With the news that Caroline Kennedy had removed herself (or been removed) from contention to fill Hillary Clinton's Senate seat, Rep. Kirsten GillibrandKirsten Elizabeth GillibrandDemocrats turn on Al Franken Report: Franken will resign Thursday Minnesota's largest newspaper calls on Franken to resign MORE (D-N.Y.) was considered by many to be a dark-horse pick.

She should not have been.

As noted this morning by The Washington Post's Chris Cillizza, Gillibrand's "profile as an Upstate candidate with the ferocious fundraising ability ($4.7 million raised in the 2008 election cycle) of a New York City politician may have helped her secure the appointment."

Politically, this may have been a savvy move by Gov. David Paterson. Gillibrand is young, attractive and, as demonstrated in her successful campaign against former Rep. John Sweeney, aggressive. That he also selected a woman for Clinton's seat/in Kennedy's place goes without saying.

Predictably, those who weren't picked for the slot are angry. Rep. Carolyn McCarthy (D-N.Y.) is already criticizing her House colleague, calling her unacceptable because of gun control and threatening to primary her. Others are reportedly criticizing Gillibrand as a self-promoter and saying she, as a two-term member of Congress, does not have the experience necessary to become senator. (Now Democrats think experience is important???)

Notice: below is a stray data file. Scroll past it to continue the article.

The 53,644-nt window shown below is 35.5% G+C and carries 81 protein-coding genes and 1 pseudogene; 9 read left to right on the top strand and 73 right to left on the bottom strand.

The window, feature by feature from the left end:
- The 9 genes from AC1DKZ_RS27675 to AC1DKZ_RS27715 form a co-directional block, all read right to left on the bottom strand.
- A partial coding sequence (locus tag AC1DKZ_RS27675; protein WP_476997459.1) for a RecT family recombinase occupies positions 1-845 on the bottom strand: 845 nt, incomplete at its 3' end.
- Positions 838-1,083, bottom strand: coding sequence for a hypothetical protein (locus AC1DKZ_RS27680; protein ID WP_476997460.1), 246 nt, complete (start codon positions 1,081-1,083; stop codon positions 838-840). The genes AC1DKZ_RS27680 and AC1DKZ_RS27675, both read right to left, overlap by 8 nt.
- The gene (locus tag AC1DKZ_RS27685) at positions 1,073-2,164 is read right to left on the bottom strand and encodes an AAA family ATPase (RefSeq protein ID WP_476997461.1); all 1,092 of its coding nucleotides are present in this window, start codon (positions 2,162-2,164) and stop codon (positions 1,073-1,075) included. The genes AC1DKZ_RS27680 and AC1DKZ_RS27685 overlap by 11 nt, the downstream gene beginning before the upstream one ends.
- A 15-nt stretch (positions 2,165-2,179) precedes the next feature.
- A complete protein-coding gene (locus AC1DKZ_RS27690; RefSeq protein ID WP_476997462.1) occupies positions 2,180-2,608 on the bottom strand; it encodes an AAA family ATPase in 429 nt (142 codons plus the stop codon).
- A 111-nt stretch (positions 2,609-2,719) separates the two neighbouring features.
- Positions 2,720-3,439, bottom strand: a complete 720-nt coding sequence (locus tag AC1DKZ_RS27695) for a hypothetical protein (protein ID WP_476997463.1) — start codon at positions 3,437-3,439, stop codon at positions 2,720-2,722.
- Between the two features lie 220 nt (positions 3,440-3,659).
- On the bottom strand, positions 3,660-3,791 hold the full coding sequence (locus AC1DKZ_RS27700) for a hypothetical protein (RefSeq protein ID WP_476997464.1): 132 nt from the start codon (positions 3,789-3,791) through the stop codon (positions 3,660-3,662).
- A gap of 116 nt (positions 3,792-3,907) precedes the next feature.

No doubt Gillibrand will be a tough campaigner, but she will have to run in both 2010 and 2012, which requires a fervent tenacity and a Schumer-like ability to raise money. Also, as a senator representing all of New York, Gillibrand is likely to fall in line with the Democratic leadership; i.e., Sen. Gillibrand's voting record may differ from that of a Rep. Gillibrand. That may help her in a potential primary election, but hurt her in a general.

Also, a silver cloud for Republicans — Gillibrand likely could have held onto the congressional seat for as long as she liked. Now Republicans have an opportunity to win back a much-needed congressional seat in the Northeast.